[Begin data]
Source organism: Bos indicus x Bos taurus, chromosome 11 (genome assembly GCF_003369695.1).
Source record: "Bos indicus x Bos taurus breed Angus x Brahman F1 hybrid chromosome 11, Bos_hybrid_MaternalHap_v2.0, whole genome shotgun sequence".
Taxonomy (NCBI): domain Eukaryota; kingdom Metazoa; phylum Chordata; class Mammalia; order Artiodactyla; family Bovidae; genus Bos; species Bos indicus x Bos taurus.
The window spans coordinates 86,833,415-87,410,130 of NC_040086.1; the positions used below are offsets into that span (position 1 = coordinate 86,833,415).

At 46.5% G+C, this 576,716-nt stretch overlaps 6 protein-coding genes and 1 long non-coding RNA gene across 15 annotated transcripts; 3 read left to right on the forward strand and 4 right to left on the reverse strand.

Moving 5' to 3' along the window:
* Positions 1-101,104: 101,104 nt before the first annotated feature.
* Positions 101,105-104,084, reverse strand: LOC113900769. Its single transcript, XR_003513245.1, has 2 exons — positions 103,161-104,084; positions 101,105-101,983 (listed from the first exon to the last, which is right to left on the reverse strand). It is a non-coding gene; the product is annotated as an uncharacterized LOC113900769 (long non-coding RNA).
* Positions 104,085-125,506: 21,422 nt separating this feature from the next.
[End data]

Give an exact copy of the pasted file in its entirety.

Source organism: Bos indicus x Bos taurus, chromosome 11 (genome assembly GCF_003369695.1).
Source record: "Bos indicus x Bos taurus breed Angus x Brahman F1 hybrid chromosome 11, Bos_hybrid_MaternalHap_v2.0, whole genome shotgun sequence".
Taxonomy (NCBI): domain Eukaryota; kingdom Metazoa; phylum Chordata; class Mammalia; order Artiodactyla; family Bovidae; genus Bos; species Bos indicus x Bos taurus.
The window spans coordinates 86,833,415-87,410,130 of NC_040086.1; the positions used below are offsets into that span (position 1 = coordinate 86,833,415).

At 46.5% G+C, this 576,716-nt stretch overlaps 6 protein-coding genes and 1 long non-coding RNA gene across 15 annotated transcripts; 3 read left to right on the forward strand and 4 right to left on the reverse strand.

Moving 5' to 3' along the window:
* Positions 1-101,104: 101,104 nt before the first annotated feature.
* Positions 101,105-104,084, reverse strand: LOC113900769. Its single transcript, XR_003513245.1, has 2 exons — positions 103,161-104,084; positions 101,105-101,983 (listed from the first exon to the last, which is right to left on the reverse strand). It is a non-coding gene; the product is annotated as an uncharacterized LOC113900769 (long non-coding RNA).
* Positions 104,085-125,506: 21,422 nt separating this feature from the next.